MINELRES: ECRI releases reports on the Czech Republic, Germany, Greece and Hungary

MINELRES moderator minelres@lists.microlink.lv
Wed Jun 9 18:55:42 2004


Original sender: Roma Network <romale@zahav.net.il> 



ECRI releases reports on the Czech Republic, Germany, Greece and Hungary
 
http://www.coe.int/T/E/human_rights/Ecri/
 
ECRI released today four new reports on racism, xenophobia, antisemitism
and intolerance of its third monitoring cycle on the Czech Republic,
Germany, Greece and Hungary. The third round country reports focus on
“implementation”. They examine if ECRI’s main recommendations from
previous reports have been followed and implemented, and if so, with
what degree of success and effectiveness. 
 
ECRI recognises that positive developments have occurred in all four of
these Council of Europe member countries. At the same time, however, the
reports detail continuing grounds for concern for the Commission:
 
In the Czech Republic, there have been few noticeable improvements in
the situation of Roma, whose marginalisation from mainstream society
continues through their “ghettoisation” in substandard housing complexes
on the outskirts of cities. Racially motivated violence and
ill-treatment of Roma by the police continue to be problems of concern.
ECRI also raises a number of issues with regard to asylum seekers and
migrants, such as the worrying detention of children.     

In Germany, racist, xenophobic and antisemitic violence continues to be
a matter of concern to ECRI, particularly affecting asylum seekers,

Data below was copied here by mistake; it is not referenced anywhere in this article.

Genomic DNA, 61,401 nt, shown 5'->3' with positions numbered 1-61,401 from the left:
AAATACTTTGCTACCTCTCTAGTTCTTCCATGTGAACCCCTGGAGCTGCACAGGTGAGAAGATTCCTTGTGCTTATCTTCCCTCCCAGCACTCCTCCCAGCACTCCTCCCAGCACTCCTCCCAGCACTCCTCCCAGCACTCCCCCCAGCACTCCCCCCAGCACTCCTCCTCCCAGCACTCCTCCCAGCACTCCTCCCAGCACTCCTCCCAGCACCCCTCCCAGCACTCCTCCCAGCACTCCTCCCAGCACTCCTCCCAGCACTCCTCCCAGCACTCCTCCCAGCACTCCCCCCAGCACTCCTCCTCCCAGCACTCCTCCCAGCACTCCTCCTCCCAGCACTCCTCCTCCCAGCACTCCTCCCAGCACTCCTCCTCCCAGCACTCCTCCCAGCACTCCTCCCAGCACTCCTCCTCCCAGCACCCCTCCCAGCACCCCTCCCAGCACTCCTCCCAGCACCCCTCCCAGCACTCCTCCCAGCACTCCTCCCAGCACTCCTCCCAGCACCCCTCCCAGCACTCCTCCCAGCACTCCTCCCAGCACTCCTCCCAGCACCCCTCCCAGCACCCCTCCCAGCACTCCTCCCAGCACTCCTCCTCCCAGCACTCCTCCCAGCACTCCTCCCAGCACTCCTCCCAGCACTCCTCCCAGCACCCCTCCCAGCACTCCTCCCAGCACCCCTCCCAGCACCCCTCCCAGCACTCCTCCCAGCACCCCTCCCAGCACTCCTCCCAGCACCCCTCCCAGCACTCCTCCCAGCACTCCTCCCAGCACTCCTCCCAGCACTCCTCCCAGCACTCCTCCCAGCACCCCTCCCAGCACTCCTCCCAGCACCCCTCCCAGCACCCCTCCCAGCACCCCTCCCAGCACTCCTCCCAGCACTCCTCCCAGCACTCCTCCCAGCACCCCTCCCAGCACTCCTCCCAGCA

members of the Jewish communities, Roma and Sinti. Further efforts are
needed to ensure that non-citizens and people of immigrant background
enjoy genuinely equal opportunities in all fields of public life.
Progress is still needed in recognising the positive role of
immigration, as partly reflected by the stigmatisation of immigrants,
asylum seekers and refugees in public debate.      
 
In Greece, there remain stereotypes, prejudices and incidences of
discrimination targeting members of minority groups, particularly the
Roma community and minority religious groups, as well as immigrants. The
position of the Muslim minority in Western Thrace should improve
further. The situation of immigrants is far from being completely
regulated, and there is still no comprehensive, targeted integration
policy on immigration. 
 
In Hungary, the progress made in dealing with the problems of racism,
intolerance and discrimination remains limited in a number of respects.
The Roma minority remains severely disadvantaged in most areas of life,
particularly in the fields of health care, housing, employment and
education. Some shortcomings in law and practice concerning the rights
of refugees and asylum seekers have been identified. Moreover,
initiatives taken at national level to combat racism and discrimination
do not always successfully filter down to local level.  


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